Upon Reflection Podcast, Ep. 5: Reflective Reasoning For Real People (Dissertation Overview)

Welcome to Upon Reflection. In this episode, I review the major take-aways and findings from my dissertation titled, “Reflective Reasoning For Real People”. I explain what cognitive scientists mean by terms like “reflective reasoning”, how reflection is measured empirically, how reflection can either help or hinder our reasoning, how more reflective philosophers tend toward certain philosophical beliefs, and how reflection may help us retrain our implicit biases.

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New paper: “Your Health vs. My Liberty”

How might messaging, reasoning, and philosophical beliefs predict people’s responses to pandemics? Michał Białek and I started wondering about this a few months ago. So we ran some experiments to find out. Our pre-registered hypothesis was wrong, but the other findings were really interesting. Before I get to the findings, consider making some predictions: ask yourself how you expect the following variables to correlate with compliance (or non-compliance) with public health officials’ recommendations such as mask-wearing and sheltering in place:

  • Flatten the curve graphs: Related to compliance? More or less compliance?
  • Reflective reasoning: Related to compliance? More or less compliance?
  • Mathematical competence: Related to compliance? More or less compliance?
  • Economic conservatism: Related to compliance? More or less compliance?
  • Social conservatism: Related to compliance? More or less compliance?
  • Libertarianism: Related to compliance? More or less compliance?
  • Effective altruism: Related to compliance? More or less compliance?
  • Utilitarian sacrificial harm: Related to compliance? More or less compliance?
  • Belief in God: Related to compliance? More or less compliance?
  • Religiosity: Related to compliance? More or less compliance?
  • Compatibism about free will: Related to compliance? More or less compliance?
  • Identifying as White: Related to compliance? More or less compliance?
  • Identifying as a man: Related to compliance? More or less compliance?
Continue reading New paper: “Your Health vs. My Liberty”

Upon Reflection Podcast, Ep. 4: Online Conferences’ History, Methods, and Benefits

In this episode of Upon Reflection, I explain how academics should conference better. More accurately, I read my chapter, “Online Conferences: Some History, Methods, and Benefits” from Right Research: Modelling Sustainable Research Practices in the Anthropocene. This chapter reviews some history of online academic conferencing going back to the 1970s, explain the potential advantages of online conferences, report quantitative and qualitative results from three online conferences, and urge scholars to consider how they can contribute to a more sustainable, inclusive, and emergency resilient academy by replicating these online conferences.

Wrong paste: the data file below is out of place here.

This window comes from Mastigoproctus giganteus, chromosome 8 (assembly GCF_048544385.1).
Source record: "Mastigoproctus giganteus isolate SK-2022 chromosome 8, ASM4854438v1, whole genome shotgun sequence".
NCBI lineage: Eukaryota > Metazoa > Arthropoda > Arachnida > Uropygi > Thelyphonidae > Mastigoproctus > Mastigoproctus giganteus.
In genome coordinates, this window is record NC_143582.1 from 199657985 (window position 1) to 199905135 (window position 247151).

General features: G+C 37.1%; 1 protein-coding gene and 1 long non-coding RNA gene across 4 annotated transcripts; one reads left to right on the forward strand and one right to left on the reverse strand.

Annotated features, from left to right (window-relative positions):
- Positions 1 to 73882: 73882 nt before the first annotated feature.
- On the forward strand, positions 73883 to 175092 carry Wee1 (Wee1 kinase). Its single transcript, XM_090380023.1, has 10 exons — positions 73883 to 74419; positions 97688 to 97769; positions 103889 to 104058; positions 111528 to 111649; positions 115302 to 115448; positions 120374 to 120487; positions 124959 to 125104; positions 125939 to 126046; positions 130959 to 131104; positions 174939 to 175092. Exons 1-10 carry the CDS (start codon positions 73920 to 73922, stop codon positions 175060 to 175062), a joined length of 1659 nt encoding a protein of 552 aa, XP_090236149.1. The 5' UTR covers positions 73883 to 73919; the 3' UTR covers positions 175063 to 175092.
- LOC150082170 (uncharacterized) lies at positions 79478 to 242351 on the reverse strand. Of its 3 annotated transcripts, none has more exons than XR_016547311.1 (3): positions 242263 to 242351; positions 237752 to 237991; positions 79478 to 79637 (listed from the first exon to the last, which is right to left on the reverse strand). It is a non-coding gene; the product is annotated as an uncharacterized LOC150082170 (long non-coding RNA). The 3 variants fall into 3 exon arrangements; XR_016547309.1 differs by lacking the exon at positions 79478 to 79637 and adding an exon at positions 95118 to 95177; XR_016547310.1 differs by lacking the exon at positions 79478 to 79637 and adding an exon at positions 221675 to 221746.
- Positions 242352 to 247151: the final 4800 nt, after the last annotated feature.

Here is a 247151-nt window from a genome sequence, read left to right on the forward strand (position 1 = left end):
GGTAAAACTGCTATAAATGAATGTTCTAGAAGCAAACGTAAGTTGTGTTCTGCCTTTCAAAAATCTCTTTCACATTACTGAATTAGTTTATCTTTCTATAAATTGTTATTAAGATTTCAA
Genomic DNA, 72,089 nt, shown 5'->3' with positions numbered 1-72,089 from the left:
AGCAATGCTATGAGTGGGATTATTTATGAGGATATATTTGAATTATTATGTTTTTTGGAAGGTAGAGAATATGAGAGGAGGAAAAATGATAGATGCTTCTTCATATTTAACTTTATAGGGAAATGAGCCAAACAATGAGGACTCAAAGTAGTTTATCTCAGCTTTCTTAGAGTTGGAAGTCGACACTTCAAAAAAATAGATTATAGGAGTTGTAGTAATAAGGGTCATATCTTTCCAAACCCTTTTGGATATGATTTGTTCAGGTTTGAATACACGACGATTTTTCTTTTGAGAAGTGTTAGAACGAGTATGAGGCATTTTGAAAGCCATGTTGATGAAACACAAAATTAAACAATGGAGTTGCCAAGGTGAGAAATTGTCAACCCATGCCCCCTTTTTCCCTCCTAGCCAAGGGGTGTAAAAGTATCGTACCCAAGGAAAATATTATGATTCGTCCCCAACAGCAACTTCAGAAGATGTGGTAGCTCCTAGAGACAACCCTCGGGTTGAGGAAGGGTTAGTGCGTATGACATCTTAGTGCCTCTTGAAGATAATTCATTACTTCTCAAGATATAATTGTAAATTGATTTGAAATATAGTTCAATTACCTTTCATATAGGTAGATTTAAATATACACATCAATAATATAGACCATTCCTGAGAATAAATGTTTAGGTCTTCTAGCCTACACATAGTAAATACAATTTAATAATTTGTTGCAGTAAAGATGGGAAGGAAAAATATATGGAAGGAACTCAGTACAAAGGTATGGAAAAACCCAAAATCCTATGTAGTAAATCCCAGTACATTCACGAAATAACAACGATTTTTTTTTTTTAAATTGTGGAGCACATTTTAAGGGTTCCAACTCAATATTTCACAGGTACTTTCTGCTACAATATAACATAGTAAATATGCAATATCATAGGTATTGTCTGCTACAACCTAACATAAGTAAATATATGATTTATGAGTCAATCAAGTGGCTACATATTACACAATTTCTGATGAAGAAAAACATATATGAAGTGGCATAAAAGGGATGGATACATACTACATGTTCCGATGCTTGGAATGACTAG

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On Whether Reflection Is A Virtue


Some philosophers think of rationality in terms of virtue. For them, the rational thing to do is what the epistemically virtuous person would do. One type of reasoning that I study is reflective reasoning in which we step back and reconsider a gut reaction. So I have found myself asking, “Is reflective reasoning a virtue?” In this post, I’ll briefly consider reasons for answering “yes” and reasons for answering “no.” Continue reading On Whether Reflection Is A Virtue

Online Conferences: Some history, methods & data

In the wake of virus outbreaks in multiple countries, many scholars are reconsidering conference plans. As someone that has organized multiple online conferences—sometimes during states of emergencies—I have thought a lot about how online conferences can be more resilient to such emergencies. I have also found online conferences to be preferable in many other ways, which I explain in a paper about the history, methods, and findings of online conferences. The paper is currently under review for forthcoming in a collected volume about sustainable academic practices (see my CV). The accepted version of the manuscript is available for free below.

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New Talk: Great Minds Do Not Think Alike

I’ll be presenting new data from a pre-registered replication at some conferences in the next few months. The study replicated findings that less reflective philosophers tended towards certain philosophical views. It also finds that philosophical views are somewhat predicted by culture, education, gender, and personality. Here’s my handout.

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A Dissertation About Reflective Reasoning in Philosophy, Morality, & Bias


One of the things that I worked on in 2018 was a dissertation about the roles of reflective reasoning in philosophy, morality, and bias. Pending a follow-up study for one chapter, every chapter is written and has enjoyed at least one round of comments—and some of the chapters are under review. As the chapters find homes in journals, I will be sure to post preprints and links to the online publication on my blog and in my social media feeds. So, ya know, follow those if you want more updates. In this post, I’ll give you drafts of the abstracts for each chapter, so that you can get a birds-eye view of the dissertation project.†

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